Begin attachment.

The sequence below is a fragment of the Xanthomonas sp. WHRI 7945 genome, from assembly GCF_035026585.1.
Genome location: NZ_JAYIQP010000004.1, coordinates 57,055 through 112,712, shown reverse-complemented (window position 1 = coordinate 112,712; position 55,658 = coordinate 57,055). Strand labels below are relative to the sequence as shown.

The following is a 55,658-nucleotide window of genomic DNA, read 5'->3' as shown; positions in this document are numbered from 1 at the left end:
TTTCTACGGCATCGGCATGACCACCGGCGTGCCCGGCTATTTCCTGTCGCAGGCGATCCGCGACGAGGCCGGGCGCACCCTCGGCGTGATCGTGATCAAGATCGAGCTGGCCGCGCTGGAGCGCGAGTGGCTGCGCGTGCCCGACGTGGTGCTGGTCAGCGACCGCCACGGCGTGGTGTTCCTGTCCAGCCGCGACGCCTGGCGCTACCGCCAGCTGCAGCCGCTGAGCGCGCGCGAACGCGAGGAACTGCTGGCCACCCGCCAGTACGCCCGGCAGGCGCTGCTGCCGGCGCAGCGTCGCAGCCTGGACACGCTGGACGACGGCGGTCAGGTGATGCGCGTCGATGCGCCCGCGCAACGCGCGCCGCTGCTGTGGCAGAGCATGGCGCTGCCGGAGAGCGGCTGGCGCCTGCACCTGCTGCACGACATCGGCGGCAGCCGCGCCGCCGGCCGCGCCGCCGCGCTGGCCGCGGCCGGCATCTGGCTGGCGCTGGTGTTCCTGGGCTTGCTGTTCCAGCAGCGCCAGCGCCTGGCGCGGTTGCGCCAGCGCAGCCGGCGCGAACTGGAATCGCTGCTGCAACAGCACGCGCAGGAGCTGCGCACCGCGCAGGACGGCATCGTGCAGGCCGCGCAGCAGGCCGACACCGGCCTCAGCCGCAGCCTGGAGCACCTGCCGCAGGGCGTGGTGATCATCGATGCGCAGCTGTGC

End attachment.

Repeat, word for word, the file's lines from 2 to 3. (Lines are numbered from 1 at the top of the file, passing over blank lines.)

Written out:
Genome location: NZ_JAYIQP010000004.1, coordinates 57,055 through 112,712, shown reverse-complemented (window position 1 = coordinate 112,712; position 55,658 = coordinate 57,055). Strand labels below are relative to the sequence as shown.

The following is a 55,658-nucleotide window of genomic DNA, read 5'->3' as shown; positions in this document are numbered from 1 at the left end: